Many manufacturers have ongoing needs for product manual and user interface translations. These documents may be relatively simple and straight forward, such as short manuals for microwave ovens or medical devices, like glucose monitors. For capital equipment used in large industrial settings, the manuals may be longer, and much more complex. Whether your company’s manual translation needs are small or large, there are some best practices for document translation you should know about that can save your company time and money while ensuring a high quality, consistent translation.
Best Practices for Document Translation
Complete your product’s interface translation before the manual translation.
This is more efficient and cost effective than doing it the other way around. You may have character space constraints or other special requirements for your interface that dictate the exact translations (or abbreviations) you use. Translating the interface first also enables you to provide updated screen shots and ensure that the text in your manual translation matches what appears on the screen. Though it may be tempting, you should be leery of having in-country personnel, such as an engineer, translate your interface on the ground. This may create inconsistencies that increase your project costs or negatively impact your end user’s experience.
Use more pictures and fewer words.
Diagrams and pictures are often easier and more intuitive for users to understand than long text. The popular, Swedish-based, home furnishings company, IKEA, is masterful at using pictures instead of words in its furniture assembly instruction manuals. And because document translation costs are based on word count, you can save money by replacing wordy text with simple diagrams and illustrations.
Don’t embed text within graphics files.
This is a common misstep that makes completing your manual translation much more difficult. This is especially true for lengthy manuals. It adds considerable time and costs to your manual translation project that can be easily avoided. It is best to ensure that all text is “live”, so that your content can easily be captured for translation. For MS Word files, you can insert text boxes in your graphics. Or, for multiple language projects, use letters or numbers in the graphics, leaving space for a reference table below. For InDesign projects, avoid embedding Illustrator files in your graphics so that non-live text does not need to be manually extracted from a PDF and then reinserted.
Leave as much white space as possible.
Something to keep in mind when preparing your manual – it’s hard for customers to read through dense text that goes on and on for many pages. Extra white space makes your manual easier for users to understand. It also helps the document translation process go smoother and quicker. Here’s why: English is a very compact language, so anytime something is translated, it generally requires more text than the original. Having white space in your English document will ensure there will be enough room for the longer-running text in your document translation to fit on the same page as the original English text. That means you won’t need to invest extra time and money adjusting the manual format to accommodate the new language.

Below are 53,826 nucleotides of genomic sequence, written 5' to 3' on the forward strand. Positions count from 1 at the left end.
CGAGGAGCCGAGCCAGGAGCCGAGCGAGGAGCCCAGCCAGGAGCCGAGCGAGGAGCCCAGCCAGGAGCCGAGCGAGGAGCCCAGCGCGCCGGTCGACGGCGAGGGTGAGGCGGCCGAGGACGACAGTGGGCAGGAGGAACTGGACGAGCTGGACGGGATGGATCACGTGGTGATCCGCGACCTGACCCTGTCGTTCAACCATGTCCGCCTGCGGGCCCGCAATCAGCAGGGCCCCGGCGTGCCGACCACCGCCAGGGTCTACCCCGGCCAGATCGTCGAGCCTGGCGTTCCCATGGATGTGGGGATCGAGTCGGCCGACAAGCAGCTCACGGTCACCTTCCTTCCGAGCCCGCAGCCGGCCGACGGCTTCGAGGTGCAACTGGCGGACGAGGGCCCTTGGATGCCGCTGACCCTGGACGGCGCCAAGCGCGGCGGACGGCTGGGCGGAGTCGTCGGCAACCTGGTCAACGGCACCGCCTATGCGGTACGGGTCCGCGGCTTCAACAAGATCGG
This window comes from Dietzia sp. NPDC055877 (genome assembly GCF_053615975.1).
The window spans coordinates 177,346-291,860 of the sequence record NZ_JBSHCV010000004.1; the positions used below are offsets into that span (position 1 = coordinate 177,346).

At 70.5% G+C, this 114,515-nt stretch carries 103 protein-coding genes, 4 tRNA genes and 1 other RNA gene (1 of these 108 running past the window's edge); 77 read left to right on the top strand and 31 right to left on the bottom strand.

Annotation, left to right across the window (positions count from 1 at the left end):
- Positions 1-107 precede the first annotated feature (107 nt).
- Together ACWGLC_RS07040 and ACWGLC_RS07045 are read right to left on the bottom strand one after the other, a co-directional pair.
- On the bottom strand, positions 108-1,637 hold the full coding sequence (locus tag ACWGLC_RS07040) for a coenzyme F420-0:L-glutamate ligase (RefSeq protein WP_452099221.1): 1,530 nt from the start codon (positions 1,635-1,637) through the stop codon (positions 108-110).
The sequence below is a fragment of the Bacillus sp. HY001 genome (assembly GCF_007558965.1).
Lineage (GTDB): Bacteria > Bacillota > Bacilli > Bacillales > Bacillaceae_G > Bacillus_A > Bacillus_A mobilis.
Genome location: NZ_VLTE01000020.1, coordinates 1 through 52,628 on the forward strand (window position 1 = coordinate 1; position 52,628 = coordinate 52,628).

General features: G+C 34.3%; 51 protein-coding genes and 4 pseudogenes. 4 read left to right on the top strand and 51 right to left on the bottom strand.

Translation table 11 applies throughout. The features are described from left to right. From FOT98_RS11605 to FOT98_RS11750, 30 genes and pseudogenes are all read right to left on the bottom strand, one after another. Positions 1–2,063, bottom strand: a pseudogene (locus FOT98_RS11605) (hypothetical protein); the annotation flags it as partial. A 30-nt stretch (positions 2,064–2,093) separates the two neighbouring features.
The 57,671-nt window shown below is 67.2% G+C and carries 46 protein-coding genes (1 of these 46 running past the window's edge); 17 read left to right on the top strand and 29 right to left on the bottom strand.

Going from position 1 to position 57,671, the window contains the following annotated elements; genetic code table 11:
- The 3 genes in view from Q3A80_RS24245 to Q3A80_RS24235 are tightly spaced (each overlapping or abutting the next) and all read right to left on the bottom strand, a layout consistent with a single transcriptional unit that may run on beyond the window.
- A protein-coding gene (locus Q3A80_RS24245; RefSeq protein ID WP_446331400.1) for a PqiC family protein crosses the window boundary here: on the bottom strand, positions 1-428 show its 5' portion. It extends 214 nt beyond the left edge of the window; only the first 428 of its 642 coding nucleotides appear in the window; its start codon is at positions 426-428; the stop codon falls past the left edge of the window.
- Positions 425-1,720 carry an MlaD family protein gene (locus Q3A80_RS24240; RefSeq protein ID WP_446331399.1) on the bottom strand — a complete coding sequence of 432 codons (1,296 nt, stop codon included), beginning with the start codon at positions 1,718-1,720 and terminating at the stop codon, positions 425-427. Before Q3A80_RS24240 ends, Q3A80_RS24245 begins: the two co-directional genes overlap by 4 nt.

Supply exportable text in commonly used file formats whenever possible.
Not doing so can be a key — and unnecessary — cost driver for your manual or interface translation. For example, if your company needs to translate a CAD technical drawing, or a software interface, it will be much less expensive if someone at your company can export and send the text in an Excel file. This can be easily translated for your engineers to reimport at your end. Since most translators do not work directly in engineering applications, like CAD, sending files in this format requires time-consuming workarounds that may add significantly to your total manual translation costs.
Review your documents for industry or company-specific terms prior to sending them out for translation.
Having in-country or other internal reviewers provide input up front could be helpful to the document translation process. This is especially true for manual translations and interfaces if your organization uses a lot of acronyms or language not commonly understood outside of your company. Think about whether acronyms can or should be translated. Be proactive in providing instructions and definitions for the translator so that your project is not delayed. It is best to address terminology issues with your translation provider up front.
Make sure your original documents in English are final before sending them to be translated.
Write your original documents are in clear, simple English. If your original documentation is hard to understand, it will be even harder to translate. Make sure your original documents have been professionally written and edited in English, and don’t send documents for translation if they are still being finalized. Working with anything but final copy may lead to translation errors or project delays.
Now that you know a few best practices for document translation and user interface translations, you should be able to help your company save time and money on its next translation project.